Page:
Riding strong demand for personal computers, Microsoft managed to beat analysts expectations for earnings, with income rising 24 percent, but analysts say the software giant’s results had some weak spots, including in the online arena.
Microsoft said revenue in its first fiscal quarter rose 6 percent to US$9.74 billion compared to $9.19 billion a year ago, while earnings were up 24 percent to $3.14 billion, compared to $2.53 billion last year. Even with a 2 cents per share charge tied to the settlement of longstanding anti-trust claims with RealNetworks, Microsoft managed to beat analyst estimates by a penny per share.
Satisfied With Figures
The software company said it was pleased with the numbers and pointed to future product launches that would likely further boost revenue.
Microsoft also said it would step up efforts to buy back its own stock, spending up to $19 billion on its own shares in the next year, nearly double the previously planned amount. Analysts view that move as a nod to the relative weakness of the shares in recent months. Microsoft shares were up slightly in Friday morning trading to $25.40.
Also, in documents filed with the Securities and Exchange Commission in conjunction with the earnings report, Microsoft said it may be forced to pull Windows from the market in South Korea due to an ongoing inquiry in that country.
Though the numbers were strong, some analysts were quick to note a gap in the surge in personal computer sales — which research firm IDC put at around 17 percent — and sales of Microsoft’s flagship Windows products, which grew 7 percent in the quarter. Many said the report bodes well for other tech firms lining up to present earnings, especially PC makers such as Dell.
Microsoft did better with corporate customers, it appears, than consumers, with server software sales rising nearly 13 percent. Another emerging bright spot may be the mobile sector. Microsoft’s mobile solutions unit saw a sharp rise in revenue, from $49 million a year go to $75 million in the quarter that ended in September.
But there was weakness in the entertainment businesses, which Microsoft had hoped would grow as it positioned the PC and its software solutions at the center of the new wired home.
Home entertainment sales were down, but executives cited the impending release of the new Xbox 360 as a key reason that buyers held off on purchases of older models.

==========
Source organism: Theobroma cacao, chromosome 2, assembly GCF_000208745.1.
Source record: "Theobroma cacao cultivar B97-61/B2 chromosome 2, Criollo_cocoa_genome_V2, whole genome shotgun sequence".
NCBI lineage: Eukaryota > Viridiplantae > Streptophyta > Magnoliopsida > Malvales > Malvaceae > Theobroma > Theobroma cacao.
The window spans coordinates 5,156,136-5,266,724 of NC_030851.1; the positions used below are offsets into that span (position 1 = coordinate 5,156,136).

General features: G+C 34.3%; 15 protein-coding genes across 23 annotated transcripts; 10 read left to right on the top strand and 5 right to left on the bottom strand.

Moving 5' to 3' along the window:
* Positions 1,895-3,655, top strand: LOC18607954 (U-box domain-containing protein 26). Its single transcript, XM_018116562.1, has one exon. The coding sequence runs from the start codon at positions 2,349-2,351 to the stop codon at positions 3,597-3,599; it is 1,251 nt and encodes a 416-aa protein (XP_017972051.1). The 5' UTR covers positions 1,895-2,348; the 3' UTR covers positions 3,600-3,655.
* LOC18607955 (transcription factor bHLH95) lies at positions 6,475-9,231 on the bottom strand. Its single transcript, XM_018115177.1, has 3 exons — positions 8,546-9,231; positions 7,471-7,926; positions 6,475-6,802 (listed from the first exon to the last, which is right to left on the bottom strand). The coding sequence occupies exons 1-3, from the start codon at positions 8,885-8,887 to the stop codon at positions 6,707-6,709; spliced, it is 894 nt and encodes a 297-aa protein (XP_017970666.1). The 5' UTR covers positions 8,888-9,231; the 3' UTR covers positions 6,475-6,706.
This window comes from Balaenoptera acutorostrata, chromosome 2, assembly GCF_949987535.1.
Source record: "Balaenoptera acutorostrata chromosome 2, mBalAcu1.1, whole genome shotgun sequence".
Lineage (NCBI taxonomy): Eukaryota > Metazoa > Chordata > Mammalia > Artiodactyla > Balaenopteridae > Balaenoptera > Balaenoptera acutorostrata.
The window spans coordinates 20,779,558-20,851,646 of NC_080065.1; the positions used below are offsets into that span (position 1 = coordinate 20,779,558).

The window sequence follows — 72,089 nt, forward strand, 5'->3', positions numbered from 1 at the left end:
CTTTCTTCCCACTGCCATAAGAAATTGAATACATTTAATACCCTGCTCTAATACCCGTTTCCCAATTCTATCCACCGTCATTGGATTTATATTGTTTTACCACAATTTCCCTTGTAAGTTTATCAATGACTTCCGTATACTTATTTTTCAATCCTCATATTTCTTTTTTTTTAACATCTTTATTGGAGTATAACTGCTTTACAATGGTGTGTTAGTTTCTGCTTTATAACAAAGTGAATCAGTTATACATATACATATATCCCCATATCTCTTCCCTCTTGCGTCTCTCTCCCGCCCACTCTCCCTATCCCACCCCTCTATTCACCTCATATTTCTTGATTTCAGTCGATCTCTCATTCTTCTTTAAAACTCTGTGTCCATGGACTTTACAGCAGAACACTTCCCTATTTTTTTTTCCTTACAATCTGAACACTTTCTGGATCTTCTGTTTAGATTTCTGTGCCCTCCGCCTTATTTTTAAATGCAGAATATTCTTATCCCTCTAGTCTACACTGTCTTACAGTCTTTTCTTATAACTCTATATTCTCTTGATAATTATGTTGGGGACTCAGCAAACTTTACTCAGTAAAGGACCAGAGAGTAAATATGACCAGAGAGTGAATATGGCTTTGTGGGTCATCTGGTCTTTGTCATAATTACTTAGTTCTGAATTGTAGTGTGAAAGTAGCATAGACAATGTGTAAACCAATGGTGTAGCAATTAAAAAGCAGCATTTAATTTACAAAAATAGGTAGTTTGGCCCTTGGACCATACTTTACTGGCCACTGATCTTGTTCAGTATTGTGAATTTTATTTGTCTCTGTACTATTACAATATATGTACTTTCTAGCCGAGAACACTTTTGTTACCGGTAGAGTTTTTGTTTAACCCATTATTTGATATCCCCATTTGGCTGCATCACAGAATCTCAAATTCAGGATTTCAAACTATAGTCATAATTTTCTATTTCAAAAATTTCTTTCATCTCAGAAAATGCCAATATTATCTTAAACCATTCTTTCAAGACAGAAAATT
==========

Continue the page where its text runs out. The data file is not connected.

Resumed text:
Perhaps a bigger surprise to many was the drop in search-related advertising revenue from the MSN portal, which saw revenue rise 1 percent to $564 million but was lower compared to the previous quarter. Analysts quizzed Microsoft executives about the figure on a conference call, citing strong growth in revenue from rivals Google and Yahoo as cause for concern.
Microsoft said it would count on new technology being rolled out to boost its search advertising business. It has already begun overseas tests of a self-service advertising platform similar to the ones Yahoo and Google now use. That technology is expected in the U.S. within a few months and Microsoft also said it was planning to build search into more of its related products, such as server software.
Microsoft did not offer any insight into whether it was making progress in talks to acquire or strike a partnership with AOL, despite a speculation frenzy that accompanied reports that the Time Warner board of directors had called a meeting for Thursday.
Microsoft said it was pleased with the numbers, suggesting that the core growth would position it for more expansion when new products hit the market in coming months.
A new version of the SQL server software is due to launch before the end of the year, the next version of the Xbox gaming device is slated to hit stores in November and Windows Vista, the first major overhaul of the operating system since XP, is on track for a launch during 2006, as is Office 12.
“Over all, it was a good quarter,” CFO Chris Lidell said in a conference call. “There is clearly a big product pipeline coming up.”
Microsoft issued a guarded forecast that was below what analysts had expected, saying it would have revenue of $11.9 billion to $12 billion in the typically busy period that includes the holiday buying season.
Some analysts said the quarterly results may indicate that Apple has made more inroads into Microsoft’s PC market share, especially since the quarter included the back-to-school shopping season, where Apple has traditionally fared well.
All analysts agreed the stakes were high for the fourth quarter, with Xbox sales in the spotlight. Already, some are raising concerns that Microsoft will be unable to meet demand for the new gaming console, with some stores reporting waiting lists that exceed the inventory they’re expecting.
Goldman Sachs analyst Rich Sherlund said Microsoft would likely not be able to meet demand for the consoles in December, but said that from a competitive standpoint, Microsoft had time to get the game boxes to market, since Sony’s newest version of PlayStation isn’t set to hit stores until sometime in 2006.
Piper Jaffray Senior Analyst Gene Munster said the current weakness in Microsoft shares means it is a good time to buy, not just for Microsoft but for investors who can take a long view. Launches of Windows Vista and Office 12 later in 2006 could lead to a long-term rally in the company’s shares, he argued in a research note.
“Buying shares of Microsoft early will pay off,” said Munster.